The College maintains a register of all current members. Beginning on July 1, 2024, information about an individual Behaviour Analyst will be available in the searchable Public Register or obtained from the College by telephone 416-961-8817or by e-mail: cpo@cpo.on.ca.

Can I complain about someone who provides behaviour analytic services but is not a member of the College?

Yes. The College will investigate if you have concerns about services provided under the supervision of a behaviour analyst. However, the investigation will focus on the College member, and not on the supervised. Behaviour analytic services provided under supervision are the supervising member’s responsibility.

The College also investigates misuse of the titles “Doctor,” “”Behaviour Analyst” and any variations on the restricted title. The College also investigates non-members who hold themselves out as qualified to practice as a Behaviour Analyst.

There are no “authorized practice areas” or “client groups” for Behaviour Analysts, does that mean I get to practice with anyone with any presenting concern, in any context?

No. The hallmark of self-regulation is a professional’s ability to independently reflect and make ethical decisions in the best interest of their clients. This self-awareness is relevant to practicing within one’s competence, which requires knowledge, skill, and clinical judgment. Registration as a Behaviour Analyst does not imply that one can practice with any client, in any situation, and for any purpose within the scope of applied behaviour analysis. One must know what they know, but as importantly, they must know that they don’t know everything. Awareness of limits of professional competence and taking disciplined steps to practice safely is required of all registrants of the College as indicated by the Standard of Professional Conduct (2017) which states:

5.1 Practising Within Areas of Competence

Members may only provide services within their authorized areas of practice and with their authorized client populations, and then only when competent to provide those particular services.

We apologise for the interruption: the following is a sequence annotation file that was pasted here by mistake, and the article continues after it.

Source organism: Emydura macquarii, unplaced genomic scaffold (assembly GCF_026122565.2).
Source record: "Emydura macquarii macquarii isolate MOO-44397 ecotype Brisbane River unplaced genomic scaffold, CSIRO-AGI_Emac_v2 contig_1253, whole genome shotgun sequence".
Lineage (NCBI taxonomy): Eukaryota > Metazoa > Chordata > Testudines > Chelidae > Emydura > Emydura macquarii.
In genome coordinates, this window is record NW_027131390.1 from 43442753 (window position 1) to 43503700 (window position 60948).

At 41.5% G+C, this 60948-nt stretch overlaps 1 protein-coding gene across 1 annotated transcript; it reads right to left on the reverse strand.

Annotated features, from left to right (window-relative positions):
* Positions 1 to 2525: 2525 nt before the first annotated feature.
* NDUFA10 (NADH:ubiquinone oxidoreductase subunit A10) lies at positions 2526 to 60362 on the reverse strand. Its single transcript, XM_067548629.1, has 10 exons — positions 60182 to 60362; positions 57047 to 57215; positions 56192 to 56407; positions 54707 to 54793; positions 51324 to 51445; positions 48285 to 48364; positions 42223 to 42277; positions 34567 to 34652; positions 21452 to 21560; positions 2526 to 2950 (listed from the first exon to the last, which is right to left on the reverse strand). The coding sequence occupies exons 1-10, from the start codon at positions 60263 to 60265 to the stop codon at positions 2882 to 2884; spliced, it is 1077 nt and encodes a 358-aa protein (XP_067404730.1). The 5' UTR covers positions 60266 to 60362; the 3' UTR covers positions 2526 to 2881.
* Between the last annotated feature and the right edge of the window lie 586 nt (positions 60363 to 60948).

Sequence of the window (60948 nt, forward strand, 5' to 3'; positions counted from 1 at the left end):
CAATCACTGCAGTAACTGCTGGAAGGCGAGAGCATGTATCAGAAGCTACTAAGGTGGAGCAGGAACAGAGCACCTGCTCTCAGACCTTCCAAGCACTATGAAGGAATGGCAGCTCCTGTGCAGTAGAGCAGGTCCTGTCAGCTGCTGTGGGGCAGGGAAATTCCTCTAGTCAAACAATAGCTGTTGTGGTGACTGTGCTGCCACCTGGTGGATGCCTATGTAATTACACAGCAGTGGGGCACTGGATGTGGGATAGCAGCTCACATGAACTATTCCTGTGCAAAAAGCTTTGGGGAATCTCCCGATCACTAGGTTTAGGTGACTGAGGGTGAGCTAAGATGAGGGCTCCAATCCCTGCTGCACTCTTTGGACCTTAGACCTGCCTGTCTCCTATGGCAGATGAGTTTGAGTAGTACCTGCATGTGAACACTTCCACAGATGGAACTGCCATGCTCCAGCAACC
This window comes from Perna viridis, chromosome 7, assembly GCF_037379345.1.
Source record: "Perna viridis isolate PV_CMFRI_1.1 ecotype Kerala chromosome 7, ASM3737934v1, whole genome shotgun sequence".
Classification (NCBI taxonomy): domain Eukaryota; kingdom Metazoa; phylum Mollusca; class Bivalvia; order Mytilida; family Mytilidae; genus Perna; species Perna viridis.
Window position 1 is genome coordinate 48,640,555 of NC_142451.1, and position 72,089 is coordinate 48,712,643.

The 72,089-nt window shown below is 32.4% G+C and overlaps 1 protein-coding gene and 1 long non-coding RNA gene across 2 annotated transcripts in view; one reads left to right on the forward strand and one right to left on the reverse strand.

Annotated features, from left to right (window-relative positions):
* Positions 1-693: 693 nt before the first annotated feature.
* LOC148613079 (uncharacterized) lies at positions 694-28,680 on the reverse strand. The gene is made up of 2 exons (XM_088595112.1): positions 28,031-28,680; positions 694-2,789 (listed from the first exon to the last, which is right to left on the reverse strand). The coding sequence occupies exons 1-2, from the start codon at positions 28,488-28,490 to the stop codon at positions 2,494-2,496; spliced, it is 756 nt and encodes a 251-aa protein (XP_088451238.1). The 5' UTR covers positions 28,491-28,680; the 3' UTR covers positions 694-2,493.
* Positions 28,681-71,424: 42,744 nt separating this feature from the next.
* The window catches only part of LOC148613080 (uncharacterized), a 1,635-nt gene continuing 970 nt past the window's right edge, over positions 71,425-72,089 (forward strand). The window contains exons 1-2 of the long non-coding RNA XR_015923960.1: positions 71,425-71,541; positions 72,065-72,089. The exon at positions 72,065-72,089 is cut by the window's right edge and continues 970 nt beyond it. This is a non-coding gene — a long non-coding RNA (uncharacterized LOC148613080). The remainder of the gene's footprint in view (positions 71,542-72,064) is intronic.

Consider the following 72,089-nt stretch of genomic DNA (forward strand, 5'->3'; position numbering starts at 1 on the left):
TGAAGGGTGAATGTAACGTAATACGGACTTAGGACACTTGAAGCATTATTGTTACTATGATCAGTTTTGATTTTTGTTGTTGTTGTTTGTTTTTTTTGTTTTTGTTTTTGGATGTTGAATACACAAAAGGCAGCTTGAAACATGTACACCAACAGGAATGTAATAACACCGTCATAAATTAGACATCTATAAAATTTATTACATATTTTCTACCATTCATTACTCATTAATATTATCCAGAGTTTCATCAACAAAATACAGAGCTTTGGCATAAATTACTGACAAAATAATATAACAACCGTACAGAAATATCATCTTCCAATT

Members wishing to provide services that are beyond their competence but are within their authorized areas of practice and with their authorized client populations may only do so under the professional guidance of a member who is authorized and competent to provide the services being delivered.

Becoming a Member - Psychologists and Psychological Associates

Can you provide me with an overview of College’s registration process?

Applicants should review the College’s Registration Guidelines prior to making an application for registration. The College also has Flowcharts which illustrate the different registration pathways:

Guidelines can be found here:

If you are unsure about which application route is applicable for you take our How to Apply quiz here.

When is the deadline to submit my application for registration with the College?

There isn’t a deadline for receipt of Supervised Practice or Interim Autonomous Practice applications. Applications are reviewed on an on-going basis throughout the year. Once the College has received your completed application form, the application fee, and all supporting documentation, your application is ready for review. The review process is usually completed in four to six weeks.

How long does the application process take?

Once the College has received your completed application form, the application fee, and all supporting documentation, your application is ready for review. The review process is usually completed in four to six weeks (up to 30 business days).